He refused and said that he was a vassalum ecclesie Reatine. The abbot, whose name he did not know, then sent to the ballivo of the place, whose name was Rayn' de Latusco, who ordered the witness to receive the abbot "without prejudice" and give him hospitality and the necessary food for not more than one day. Letters were got from Rome which allowed Teodino to give or restore the church to the abbot of Ferentillo, who then moved in and relaxed the interdict.

The archpriest's partisan memory recalls a church under the normal control of the bishops of Rieti from the time of bishop Benedetto, through the time of this present bishop, Adenolfo, when he was elect. The archpriest evokes with particular clarity the time when Adenolfo was still elect because during that time since Adenolfo was not a bishop he could not perform episcopal functions and so ordinands had to be sent to other bishops.

The archpriest's institutionally ordered mind gives a kind of sense to his testimony different from that of the farmer witnesses, but it does not, quite noticeably, give him a better memory for names, nor does it provoke him to a greater use of sensory detail. The archpriest's memory is countered by that of Giovanni de Fonte, clerk of San Paolo di Spedino, who, since he had been a clerk of San Leopardo, had seen Dodone, Benedetto, and Adenolfo all come to San Leopardo, but he recalls the exact nature of the reception only vaguely.

The episcopus respondit dure super interdicto , and the witness knew that the dominum terre [was] turbatum contra episcopum : Giovanni provokes to emotion Adenolfo the bishop and Teodino the lord of the place , scions of neighboring baronial houses. The knight Lord Gomino remembered another interdict sixty years before when the land of Gentile de Amiterno was put under interdict because Gentile had put aside the daughter of the count of Albe.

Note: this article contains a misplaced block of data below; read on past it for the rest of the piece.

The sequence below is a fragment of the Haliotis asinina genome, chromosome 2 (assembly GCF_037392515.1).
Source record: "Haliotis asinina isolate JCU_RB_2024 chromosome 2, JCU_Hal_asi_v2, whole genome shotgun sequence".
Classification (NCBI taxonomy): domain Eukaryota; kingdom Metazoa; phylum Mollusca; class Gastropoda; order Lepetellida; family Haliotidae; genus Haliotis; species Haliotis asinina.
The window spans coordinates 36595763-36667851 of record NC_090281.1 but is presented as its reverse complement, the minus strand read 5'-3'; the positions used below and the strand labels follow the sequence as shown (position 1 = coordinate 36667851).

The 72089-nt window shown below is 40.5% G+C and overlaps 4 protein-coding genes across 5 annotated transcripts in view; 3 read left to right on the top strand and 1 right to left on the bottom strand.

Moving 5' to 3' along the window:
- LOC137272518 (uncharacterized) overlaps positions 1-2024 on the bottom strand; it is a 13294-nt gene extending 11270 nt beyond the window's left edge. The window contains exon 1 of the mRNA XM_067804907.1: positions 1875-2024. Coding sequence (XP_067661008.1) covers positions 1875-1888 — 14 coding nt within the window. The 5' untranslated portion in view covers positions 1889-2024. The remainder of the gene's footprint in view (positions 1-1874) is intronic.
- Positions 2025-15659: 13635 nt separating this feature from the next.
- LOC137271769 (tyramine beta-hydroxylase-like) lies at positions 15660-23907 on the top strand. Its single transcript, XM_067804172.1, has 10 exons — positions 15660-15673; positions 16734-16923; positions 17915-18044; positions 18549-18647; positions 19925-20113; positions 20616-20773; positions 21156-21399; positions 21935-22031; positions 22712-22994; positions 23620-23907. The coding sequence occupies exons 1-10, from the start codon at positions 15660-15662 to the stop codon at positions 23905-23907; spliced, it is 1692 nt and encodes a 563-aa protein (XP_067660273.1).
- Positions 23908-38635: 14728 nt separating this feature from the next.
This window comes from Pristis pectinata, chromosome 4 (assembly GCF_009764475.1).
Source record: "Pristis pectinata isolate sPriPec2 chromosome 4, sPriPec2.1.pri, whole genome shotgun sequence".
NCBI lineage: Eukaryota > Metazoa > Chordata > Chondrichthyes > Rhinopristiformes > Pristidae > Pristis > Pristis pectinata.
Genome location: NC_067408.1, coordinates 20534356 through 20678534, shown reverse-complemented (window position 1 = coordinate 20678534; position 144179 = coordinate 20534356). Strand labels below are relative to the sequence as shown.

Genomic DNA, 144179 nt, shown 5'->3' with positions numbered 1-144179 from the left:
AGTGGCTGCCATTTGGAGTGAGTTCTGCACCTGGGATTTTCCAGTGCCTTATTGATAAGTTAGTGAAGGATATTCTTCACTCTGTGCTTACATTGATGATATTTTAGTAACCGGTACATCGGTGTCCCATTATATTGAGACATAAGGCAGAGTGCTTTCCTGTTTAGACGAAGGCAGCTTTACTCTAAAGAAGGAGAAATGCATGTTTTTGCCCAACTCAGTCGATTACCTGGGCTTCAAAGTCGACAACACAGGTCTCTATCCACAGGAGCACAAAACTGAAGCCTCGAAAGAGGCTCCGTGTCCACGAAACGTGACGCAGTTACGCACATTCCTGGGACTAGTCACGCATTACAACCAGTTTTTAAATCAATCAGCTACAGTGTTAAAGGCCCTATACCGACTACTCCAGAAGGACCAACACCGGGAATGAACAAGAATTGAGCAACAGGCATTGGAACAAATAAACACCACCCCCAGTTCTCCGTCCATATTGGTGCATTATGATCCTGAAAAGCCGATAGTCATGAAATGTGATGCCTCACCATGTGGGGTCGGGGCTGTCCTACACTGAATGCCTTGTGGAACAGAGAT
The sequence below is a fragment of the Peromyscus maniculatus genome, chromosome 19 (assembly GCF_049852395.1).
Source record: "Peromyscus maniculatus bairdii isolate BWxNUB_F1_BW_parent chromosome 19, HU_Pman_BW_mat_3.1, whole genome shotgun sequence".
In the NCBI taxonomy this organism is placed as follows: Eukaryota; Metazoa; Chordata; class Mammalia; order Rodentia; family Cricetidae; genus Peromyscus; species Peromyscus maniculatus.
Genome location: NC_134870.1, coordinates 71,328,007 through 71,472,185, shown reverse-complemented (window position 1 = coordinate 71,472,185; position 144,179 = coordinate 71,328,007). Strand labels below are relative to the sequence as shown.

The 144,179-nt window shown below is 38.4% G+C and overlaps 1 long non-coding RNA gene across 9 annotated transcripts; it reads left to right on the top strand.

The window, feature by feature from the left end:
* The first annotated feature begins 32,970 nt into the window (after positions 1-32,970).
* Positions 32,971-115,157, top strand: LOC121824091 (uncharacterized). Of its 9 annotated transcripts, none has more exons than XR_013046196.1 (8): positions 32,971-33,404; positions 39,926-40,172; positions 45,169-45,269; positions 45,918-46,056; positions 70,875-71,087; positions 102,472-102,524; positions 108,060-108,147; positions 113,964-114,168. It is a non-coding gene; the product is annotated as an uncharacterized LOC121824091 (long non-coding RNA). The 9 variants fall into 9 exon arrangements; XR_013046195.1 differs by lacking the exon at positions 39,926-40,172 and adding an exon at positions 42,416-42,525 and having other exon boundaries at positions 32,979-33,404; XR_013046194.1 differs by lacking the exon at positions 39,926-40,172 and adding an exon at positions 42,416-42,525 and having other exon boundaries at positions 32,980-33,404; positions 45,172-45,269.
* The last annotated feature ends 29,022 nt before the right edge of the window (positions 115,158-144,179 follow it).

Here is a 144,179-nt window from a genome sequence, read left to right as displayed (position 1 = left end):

The church of San Leopardo, he recalled, had not observed the interdict because—as the prelate of that church, dompno Pietro, whose father had founded the church, often said—the church itself pertained to the church of Ferentillo. The abbot of Sant'Eleuterio testified, and the episcopal cook who, professionally, remembered that the bishop was served both night and day.

The clerk Berardo, a familiar of Bishop Benedetto, saw that bishop visit as he visited other parishes, and one year when he did not go he sent two canons of Rieti, Adinulfo d'Ascenso and Pietro Cifredi. And the witness himself had gone too. A knight named Berardo said that when he was young cum esset iuvenis he had gone with Bishop Dodone through the bishopric episcopatum because he was the bishop's blood relative quia consanguineus eius erat and that they had visited San Leopardo as they had the other parishes and that members of the familia had been given denari a crucial point —and he himself had received six or eight denari.

And Barbazano went with Dodone when he consecrated San Leopardo, because he often went with Dodone, but he can't remember who else was there. Jacopo or Giacomo Sarraceno, having been asked the whole list of questions posed in order, said that he himself knew nothing. Oderisio's long, trailing memory puts a kind of collecting net over all these voices talking, reanimating the local spaces and relationships of the distant southeastern diocese and its visitors in about the year They bring to light the power, but in the matters dealt with, rather indecisive power, of a potent long-remembered baronial family, the succeeding lords of Amiterno.

These acknowledged patrons must, or do, use the pope, they seem to be used by an abbot of Ferentillo; and one of them is recalled to have argued with the local "prelate," a farmer's uncle. A series of bishops and bishops-elect are remembered moving through their episcopatu , actually visiting the parishes of their diocese, even though perhaps visiting mostly in search of procurations; particularly clear is the memory of Bishop Dodone moving with that overlapping mixture of familia and family.